Boston, MA -- (SBWIRE) -- 01/07/2014 -- 2014 see Croatia's economy expand for the first time in five years while the country will also begin its first full year as an EU member state. The Croatia real estate report examines the effect which these developments will have on the commercial office, retail, industrial and construction sectors and considers the impact of a gloomy outlook for the economy.
On July 1 2013, Croatia became the EU's 28th member state. Not only will this have a positive impact upon stability in the region, ascension to the EU is also set to unlock billions of euros for investment in better connecting the bloc's newest member to the single market. Deputy Prime Minister Vesna Pusic has stated that Croatia will be the recipient of EUR10bn (US$13bn) up to 2020 to be spent on infrastructure and construction projects. In turn, this should start to re-invigorate the static real estate and construction pipeline that Croatia - as a reflection of the wider Central and Eastern Europe (CEE) as a region - has seen over recent years, although this process will be slow.
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In spite of this relative optimism, the short-term outlook for commercial real estate looks moderate with rental rates expected to continue to underperform as they did for much of 2012-2013. EU membership aside, the real estate sector will find itself shackled by the same global problems which have hampered growth over the past two years: weak growth in China and the eurozone, an ongoing euro debt crisis and geo-political risk.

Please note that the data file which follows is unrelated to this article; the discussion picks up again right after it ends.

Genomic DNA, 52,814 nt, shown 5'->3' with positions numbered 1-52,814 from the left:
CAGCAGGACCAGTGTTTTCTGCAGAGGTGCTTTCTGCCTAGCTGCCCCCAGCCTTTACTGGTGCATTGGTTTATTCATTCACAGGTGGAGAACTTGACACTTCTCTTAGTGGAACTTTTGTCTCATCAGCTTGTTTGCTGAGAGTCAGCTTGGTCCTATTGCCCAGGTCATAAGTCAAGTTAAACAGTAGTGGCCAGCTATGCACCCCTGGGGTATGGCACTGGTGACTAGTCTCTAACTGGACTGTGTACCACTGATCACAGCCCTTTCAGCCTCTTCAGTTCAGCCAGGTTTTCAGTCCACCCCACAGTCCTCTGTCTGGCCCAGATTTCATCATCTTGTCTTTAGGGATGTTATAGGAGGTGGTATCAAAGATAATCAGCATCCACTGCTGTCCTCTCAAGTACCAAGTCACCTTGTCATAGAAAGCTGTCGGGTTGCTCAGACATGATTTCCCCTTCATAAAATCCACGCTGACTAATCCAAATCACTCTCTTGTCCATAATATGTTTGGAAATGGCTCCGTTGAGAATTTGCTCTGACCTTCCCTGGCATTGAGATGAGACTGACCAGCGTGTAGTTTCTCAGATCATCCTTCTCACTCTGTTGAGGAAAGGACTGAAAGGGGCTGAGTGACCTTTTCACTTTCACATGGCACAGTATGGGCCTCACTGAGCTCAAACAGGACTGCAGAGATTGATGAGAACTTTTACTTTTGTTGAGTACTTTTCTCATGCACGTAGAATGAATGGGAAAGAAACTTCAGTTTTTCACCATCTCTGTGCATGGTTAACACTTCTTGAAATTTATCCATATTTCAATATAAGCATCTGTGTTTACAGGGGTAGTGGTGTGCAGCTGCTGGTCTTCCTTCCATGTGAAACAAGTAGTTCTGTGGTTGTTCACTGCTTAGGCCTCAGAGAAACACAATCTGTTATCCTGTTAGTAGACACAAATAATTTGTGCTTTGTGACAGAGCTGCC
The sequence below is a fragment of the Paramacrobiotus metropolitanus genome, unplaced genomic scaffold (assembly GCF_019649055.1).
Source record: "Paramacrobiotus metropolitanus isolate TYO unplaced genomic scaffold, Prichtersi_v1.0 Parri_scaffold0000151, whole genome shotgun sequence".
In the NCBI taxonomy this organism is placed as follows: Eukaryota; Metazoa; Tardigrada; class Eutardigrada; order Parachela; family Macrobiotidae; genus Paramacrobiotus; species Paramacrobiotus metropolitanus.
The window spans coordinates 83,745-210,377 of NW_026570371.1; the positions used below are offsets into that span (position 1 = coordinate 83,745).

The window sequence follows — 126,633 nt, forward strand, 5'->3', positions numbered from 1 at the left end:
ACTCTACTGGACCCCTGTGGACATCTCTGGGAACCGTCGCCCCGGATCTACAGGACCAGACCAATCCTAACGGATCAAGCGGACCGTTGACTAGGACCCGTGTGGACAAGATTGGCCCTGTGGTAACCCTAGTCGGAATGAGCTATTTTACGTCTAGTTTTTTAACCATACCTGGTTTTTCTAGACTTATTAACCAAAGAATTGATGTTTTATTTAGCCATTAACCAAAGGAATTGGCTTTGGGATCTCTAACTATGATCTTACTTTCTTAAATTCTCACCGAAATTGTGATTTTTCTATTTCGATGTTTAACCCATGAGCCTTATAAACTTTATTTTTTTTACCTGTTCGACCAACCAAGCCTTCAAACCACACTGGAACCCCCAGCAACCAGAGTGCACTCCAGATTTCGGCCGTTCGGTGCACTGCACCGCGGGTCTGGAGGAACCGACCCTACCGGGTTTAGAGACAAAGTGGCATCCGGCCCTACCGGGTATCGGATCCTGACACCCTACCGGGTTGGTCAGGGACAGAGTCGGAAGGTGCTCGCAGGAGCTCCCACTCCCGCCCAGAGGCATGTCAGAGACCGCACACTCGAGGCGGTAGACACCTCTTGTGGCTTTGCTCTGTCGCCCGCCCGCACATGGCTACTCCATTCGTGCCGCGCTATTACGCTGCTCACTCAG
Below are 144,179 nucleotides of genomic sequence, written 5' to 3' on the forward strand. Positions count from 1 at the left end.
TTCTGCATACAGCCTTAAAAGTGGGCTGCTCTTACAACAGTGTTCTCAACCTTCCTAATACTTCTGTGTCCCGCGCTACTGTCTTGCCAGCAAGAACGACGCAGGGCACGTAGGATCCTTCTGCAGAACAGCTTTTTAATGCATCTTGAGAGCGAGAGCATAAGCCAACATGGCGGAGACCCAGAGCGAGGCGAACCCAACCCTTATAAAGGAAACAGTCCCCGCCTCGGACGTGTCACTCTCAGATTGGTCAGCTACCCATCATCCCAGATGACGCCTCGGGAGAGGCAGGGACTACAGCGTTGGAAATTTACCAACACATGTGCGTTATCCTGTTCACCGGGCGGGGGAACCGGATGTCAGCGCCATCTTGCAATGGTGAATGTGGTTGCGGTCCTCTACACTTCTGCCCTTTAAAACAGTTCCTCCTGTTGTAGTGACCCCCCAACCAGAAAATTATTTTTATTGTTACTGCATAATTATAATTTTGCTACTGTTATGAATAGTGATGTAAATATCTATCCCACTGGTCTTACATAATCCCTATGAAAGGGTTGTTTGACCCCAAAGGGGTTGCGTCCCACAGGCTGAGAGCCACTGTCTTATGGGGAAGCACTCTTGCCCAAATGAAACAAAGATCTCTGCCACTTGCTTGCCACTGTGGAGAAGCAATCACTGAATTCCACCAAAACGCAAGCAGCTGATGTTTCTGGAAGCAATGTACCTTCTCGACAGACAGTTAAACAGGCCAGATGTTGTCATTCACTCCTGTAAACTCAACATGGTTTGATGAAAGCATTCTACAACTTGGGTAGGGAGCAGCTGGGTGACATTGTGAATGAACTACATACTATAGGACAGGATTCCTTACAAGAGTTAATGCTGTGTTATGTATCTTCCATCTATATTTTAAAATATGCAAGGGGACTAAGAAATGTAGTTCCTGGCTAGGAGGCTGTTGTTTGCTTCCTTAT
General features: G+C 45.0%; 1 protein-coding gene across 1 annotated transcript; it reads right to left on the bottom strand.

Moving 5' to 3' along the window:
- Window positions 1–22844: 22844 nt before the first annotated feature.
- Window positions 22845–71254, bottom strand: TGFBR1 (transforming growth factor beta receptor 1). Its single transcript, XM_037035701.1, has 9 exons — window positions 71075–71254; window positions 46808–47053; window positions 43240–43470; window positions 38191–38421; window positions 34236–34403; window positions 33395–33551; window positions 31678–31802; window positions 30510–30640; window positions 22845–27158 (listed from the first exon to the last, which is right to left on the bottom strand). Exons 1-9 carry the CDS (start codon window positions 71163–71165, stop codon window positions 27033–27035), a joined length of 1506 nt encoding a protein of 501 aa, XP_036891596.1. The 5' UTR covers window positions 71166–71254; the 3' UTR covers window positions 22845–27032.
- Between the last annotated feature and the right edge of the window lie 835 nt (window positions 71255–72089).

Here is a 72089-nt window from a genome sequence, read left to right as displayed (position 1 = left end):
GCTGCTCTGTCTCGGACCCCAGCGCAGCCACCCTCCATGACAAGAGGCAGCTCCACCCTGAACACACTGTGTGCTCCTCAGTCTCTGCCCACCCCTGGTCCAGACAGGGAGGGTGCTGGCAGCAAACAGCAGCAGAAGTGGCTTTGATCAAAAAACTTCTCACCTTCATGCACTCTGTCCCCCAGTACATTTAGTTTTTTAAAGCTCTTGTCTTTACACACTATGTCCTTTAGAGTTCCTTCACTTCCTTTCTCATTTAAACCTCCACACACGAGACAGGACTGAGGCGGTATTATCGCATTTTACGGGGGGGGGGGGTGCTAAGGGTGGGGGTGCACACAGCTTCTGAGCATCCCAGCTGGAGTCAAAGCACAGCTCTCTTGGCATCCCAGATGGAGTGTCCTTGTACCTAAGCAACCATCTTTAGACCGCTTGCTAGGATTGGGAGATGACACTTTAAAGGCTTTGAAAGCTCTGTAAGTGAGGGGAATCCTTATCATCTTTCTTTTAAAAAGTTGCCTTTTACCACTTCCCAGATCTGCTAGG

We expect rental rates to remain largely stagnant across office, retail and industrial real estate during Q114, though the retail segment appears best place to record growth over the year as a whole, driven by a strong tourism sector and improving consumer confidence. Nevertheless, all three segments will continue to have to contend with increases in supply which, when coupled with weak demand, will prevent significant increases in rental rates. The Croatia real estate report examines the commercial office, retail, industrial and construction sectors and considers the impact of a dour outlook for the economy. With a focus on the three principal cities of Split, Zagreb and Zadar, the report covers the rental market's performance in terms of both rates and yields and supply and demand activity.
- Croatia's accession to the EU in July 2013 has so far failed to translate into increased optimism surrounding the country's real estate sector as a whole. According to 65% of local property firms surveyed by the Croatian Times, EU entry will have no immediate effect on the country's real estate prices.
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